South Jersey Industries, Inc. - 2018 Proxy Statement     |    37
 
 

Compensation Discussion & Analysis

Executive Compensation Tables

Summary Compensation Table

Name and
Principal Position
  Year   Salary
($)
   Bonus
($)
   Stock
Awards
(1)
   Non-Equity
Incentive Plan
Compensation
($)
(2)
   Change in
Pension Value
and
Nonqualified
Compensation
Earnings ($)
(3)
   All Other
Compensation
(4)
   Totals
($)
   Totals Without
Change in
Pension
Value and
Nonqualified
Compensation
Earnings ($)
(5)
 
Michael J. Renna   2017    696,346        1,377,914    708,750    5,476,000    28,016    8,287,026    2,811,026 
President and Chief Executive   2016    603,096        1,013,354    604,244    107,000    24,680    2,352,374    2,245,374 
Officer   2015    528,846        786,842    113,437        20,373    1,449,498    1,449,498 
Stephen H. Clark   2017    409,038        403,533    301,350    1,320,000    25,007    2,458,928    1,138,928 
Executive Vice President   2016    383,789        322,436    255,833    1,116,000    23,323    2,101,381    985,381 
and Chief Financial Officer   2015    347,692        237,627    57,750    347,000    20,541    1,010,610    663,610 
Jeffrey E. DuBois   2017    424,192        418,322    312,375    1,622,000    43,829    2,820,718    1,198,718 
Executive Vice President and   2016    403,515        398,051    313,201    1,441,000    23,731    2,579,498    1,138,498 
Chief Operating Officer SJI   2015    388,769        378,305    61,425    202,000    22,874    1,053,373    851,373 
David Robbins   2017    337,308        334,631    318,325    1,343,000    14,804    2,348,068    1,005,068 
Senior Vice President and                                             
President, South Jersey Gas                                             
Kathleen A. McEndy   2017    358,846        301,174    253,800    329,000    26,569    1,269,389    940,389 
Senior Vice President   2016    328,961        276,367    237,600    286,000    23,925    1,152,853    866,853 
and Chief Administrative Officer   2015    299,231        203,729    99,000    105,000    23,663    730,623    625,623 

 

(1)Represents the full grant date fair value of awards in connection with the grants of performance-based restricted stock (PBRS) and time-based restricted stock with a performance condition (TBRS), calculated in accordance with FASB ASC Topic 718. See Footnote 2 of the Company’s financial statements for additional information, including valuation assumptions used in calculating the fair value of the award. For 2017, these numbers represent $957,901 of PBRS and $420,013 of TBRS for Mr. Renna, $280,531 of PBRS and $123,002 of TBRS for Mr. Clark, $290,805 of PBRS and $127,517 of TBRS for Mr. DuBois, $232,618 of PBRS and $102,013 of TBRS for Mr. Robbins, $209,369 of PBRS and $91,805 of TBRS for Ms. McEndy. The fair value of PBRS awards reflect the value of the award at the grant date based on the probable outcome of the performance conditions. The value of the 2017 PBRS awards on the grant date at the maximum performance payout level, calculated by multiplying the maximum number of shares by the closing stock price of the Company’s common stock on the grant date are as follows: Mr. Renna $1,960,017; Mr. Clark $574,010; Mr. DuBois $595,033; Mr. Robbins $475,972; and Ms. McEndy $428,402.
(2)This amount represents the aggregate annual incentive awards paid out to each Named Executive with respect to 2015, 2016 and 2017 performance under the Company’s Annual Incentive Plan.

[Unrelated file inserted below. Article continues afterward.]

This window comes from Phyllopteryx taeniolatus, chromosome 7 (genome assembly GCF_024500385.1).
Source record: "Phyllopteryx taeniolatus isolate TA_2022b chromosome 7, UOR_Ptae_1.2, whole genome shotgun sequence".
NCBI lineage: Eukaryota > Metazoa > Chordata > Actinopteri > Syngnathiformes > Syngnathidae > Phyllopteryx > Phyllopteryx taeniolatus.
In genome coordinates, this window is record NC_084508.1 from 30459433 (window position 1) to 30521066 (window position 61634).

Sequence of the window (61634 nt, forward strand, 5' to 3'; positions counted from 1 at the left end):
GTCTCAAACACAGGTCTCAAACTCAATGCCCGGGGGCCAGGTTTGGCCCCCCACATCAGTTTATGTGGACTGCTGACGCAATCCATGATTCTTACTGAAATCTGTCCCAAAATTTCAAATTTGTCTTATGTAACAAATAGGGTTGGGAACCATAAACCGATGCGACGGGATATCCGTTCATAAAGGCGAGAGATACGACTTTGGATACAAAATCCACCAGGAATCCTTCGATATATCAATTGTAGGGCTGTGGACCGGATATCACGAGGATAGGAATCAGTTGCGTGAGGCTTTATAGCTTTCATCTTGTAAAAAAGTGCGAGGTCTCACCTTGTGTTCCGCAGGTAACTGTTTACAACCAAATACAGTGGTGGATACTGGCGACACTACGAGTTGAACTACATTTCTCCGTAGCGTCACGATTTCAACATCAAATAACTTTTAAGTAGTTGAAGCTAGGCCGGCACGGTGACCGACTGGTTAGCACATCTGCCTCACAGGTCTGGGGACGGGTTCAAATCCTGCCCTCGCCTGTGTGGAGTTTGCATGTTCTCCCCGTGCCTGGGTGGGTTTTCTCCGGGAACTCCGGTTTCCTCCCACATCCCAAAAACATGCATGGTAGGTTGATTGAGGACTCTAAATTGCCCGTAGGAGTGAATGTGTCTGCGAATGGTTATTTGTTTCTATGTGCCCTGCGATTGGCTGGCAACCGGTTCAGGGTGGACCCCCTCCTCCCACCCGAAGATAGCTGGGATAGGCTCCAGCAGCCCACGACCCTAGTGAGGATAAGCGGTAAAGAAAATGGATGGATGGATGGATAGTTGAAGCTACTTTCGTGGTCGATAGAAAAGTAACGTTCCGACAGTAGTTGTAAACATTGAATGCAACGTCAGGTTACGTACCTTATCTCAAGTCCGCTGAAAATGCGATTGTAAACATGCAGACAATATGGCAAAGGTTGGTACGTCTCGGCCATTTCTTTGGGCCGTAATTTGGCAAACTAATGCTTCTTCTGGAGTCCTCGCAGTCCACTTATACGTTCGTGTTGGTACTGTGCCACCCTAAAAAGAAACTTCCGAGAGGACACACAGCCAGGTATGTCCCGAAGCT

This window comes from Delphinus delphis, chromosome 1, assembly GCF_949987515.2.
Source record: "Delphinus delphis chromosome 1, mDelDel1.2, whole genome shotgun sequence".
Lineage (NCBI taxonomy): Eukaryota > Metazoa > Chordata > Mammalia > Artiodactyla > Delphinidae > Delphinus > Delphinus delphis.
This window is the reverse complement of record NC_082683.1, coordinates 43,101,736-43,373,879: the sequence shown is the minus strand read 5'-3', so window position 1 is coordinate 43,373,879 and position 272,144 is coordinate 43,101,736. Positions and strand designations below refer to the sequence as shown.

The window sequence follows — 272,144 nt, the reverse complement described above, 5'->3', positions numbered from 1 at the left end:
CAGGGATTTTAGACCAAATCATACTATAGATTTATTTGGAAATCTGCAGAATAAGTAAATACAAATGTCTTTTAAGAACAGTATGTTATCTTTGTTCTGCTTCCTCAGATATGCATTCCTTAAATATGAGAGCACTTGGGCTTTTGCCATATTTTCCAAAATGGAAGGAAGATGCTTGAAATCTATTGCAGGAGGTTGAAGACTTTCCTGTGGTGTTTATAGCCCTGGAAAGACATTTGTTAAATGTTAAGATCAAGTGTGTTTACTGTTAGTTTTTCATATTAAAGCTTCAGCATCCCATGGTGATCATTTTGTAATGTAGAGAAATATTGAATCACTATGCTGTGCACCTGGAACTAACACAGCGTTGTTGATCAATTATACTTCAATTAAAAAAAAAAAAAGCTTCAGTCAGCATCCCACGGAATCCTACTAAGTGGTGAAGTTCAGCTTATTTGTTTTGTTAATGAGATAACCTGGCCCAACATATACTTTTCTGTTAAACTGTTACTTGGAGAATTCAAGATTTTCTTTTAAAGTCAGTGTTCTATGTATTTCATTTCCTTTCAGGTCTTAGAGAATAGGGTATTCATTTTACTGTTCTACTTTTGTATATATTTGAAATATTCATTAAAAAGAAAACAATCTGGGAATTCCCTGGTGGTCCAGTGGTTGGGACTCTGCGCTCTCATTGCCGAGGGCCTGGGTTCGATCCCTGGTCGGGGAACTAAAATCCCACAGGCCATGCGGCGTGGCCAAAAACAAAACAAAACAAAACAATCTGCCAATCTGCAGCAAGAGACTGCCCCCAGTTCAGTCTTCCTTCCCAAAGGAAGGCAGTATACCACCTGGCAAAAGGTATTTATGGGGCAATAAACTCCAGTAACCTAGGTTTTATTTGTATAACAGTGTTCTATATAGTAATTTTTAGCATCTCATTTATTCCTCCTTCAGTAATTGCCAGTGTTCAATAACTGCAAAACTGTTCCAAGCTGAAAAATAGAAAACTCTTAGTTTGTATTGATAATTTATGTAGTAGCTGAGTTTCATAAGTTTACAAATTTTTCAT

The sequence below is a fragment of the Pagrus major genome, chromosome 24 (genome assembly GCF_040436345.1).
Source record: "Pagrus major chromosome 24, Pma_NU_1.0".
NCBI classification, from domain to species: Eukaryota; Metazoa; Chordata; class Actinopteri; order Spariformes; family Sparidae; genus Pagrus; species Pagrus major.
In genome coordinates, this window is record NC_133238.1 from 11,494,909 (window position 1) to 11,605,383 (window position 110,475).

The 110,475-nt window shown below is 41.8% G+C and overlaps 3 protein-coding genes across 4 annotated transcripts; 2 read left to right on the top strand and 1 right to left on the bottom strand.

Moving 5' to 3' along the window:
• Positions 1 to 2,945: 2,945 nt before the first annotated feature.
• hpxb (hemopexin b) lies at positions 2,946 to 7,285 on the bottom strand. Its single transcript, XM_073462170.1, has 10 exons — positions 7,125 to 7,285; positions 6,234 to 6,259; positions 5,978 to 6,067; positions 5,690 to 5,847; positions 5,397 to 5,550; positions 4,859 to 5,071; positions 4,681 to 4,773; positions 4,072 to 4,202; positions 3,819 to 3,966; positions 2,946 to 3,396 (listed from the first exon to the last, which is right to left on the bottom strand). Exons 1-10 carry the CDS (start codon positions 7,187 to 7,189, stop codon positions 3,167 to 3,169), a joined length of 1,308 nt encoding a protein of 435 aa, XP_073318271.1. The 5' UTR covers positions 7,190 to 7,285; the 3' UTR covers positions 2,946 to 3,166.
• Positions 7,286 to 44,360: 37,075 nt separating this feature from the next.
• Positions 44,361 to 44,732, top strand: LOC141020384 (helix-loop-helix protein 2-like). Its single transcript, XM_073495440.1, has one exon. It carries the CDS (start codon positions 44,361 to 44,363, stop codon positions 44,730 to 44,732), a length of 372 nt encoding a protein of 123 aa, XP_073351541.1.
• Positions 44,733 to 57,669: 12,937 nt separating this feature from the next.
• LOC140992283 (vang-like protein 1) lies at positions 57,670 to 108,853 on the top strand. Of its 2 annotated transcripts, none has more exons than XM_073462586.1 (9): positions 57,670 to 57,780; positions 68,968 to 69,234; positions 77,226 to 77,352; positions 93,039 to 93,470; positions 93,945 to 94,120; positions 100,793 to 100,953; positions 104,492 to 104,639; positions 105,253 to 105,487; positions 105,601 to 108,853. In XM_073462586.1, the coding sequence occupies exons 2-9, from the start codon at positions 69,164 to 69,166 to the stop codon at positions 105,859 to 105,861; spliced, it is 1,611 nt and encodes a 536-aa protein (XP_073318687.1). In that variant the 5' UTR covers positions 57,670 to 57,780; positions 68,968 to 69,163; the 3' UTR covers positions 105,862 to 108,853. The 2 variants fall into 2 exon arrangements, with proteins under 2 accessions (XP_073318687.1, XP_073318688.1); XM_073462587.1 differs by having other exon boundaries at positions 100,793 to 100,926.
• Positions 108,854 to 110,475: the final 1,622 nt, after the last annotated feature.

(3)Amounts in this column represent the aggregate change in the actuarial present value of each NEO’s accumulated benefit in the SERP and Retirement Plan for Employees of South Jersey Industries, Inc. All of the NEOs are currently eligible for the SERP. The SERP covers officers of South Jersey Industries who became officers prior to April 30, 2016 once they have attained age 50.
(4)Includes employer contributions to the Company’s 401(k) Plan, reimbursement for 401(k) contributions not permitted under Internal Revenue Code, the value of group life insurance and other perquisites. The 2017 values for these items are listed in the “All Other Compensation Table” on page 39.
(5)The Total Without Change in Pension Value and Nonqualified Compensation Earnings column reflects the amount reported in the Totals column, pursuant to SEC regulations minus the value reported in the Change in Pension Value and Nonqualified Compensation Earnings column. The amounts set forth in the Total Without Change in Pension Value and Nonqualified Compensation Earnings column may differ substantially from, and are not a substitute for, the amounts reported in the Totals column pursuant to SEC regulations. The change in pension value reported in the Change in Pension Value and Nonqualified Compensation Earnings column is dependent on a number of external variables, such as assumptions on life expectancy and interest rates, which are not reflective of Company performance and are outside of the Committee’s control. Further, the number shown for Mr. Renna in the Change in Pension Value and Nonqualified Compensation Earnings column for 2017 is reflective of his entering the SERP upon turning 50 in 2017. As a result, this number reflects the accumulation of his SERP benefit earned based on all of his service from his original hire date (20 years). Going forward, the number shown in the Change in Pension Value and Nonqualified Compensation Earnings column each year will reflect only one year of service. Therefore, we believe that including Mr. Renna’s year-over-year change in pension value is not representative of the compensation he received in 2017 and that the Total Without Change in Pension Value and Nonqualified Compensation Earnings column is more representative of 2017 compensation for Mr. Renna and the other NEOs.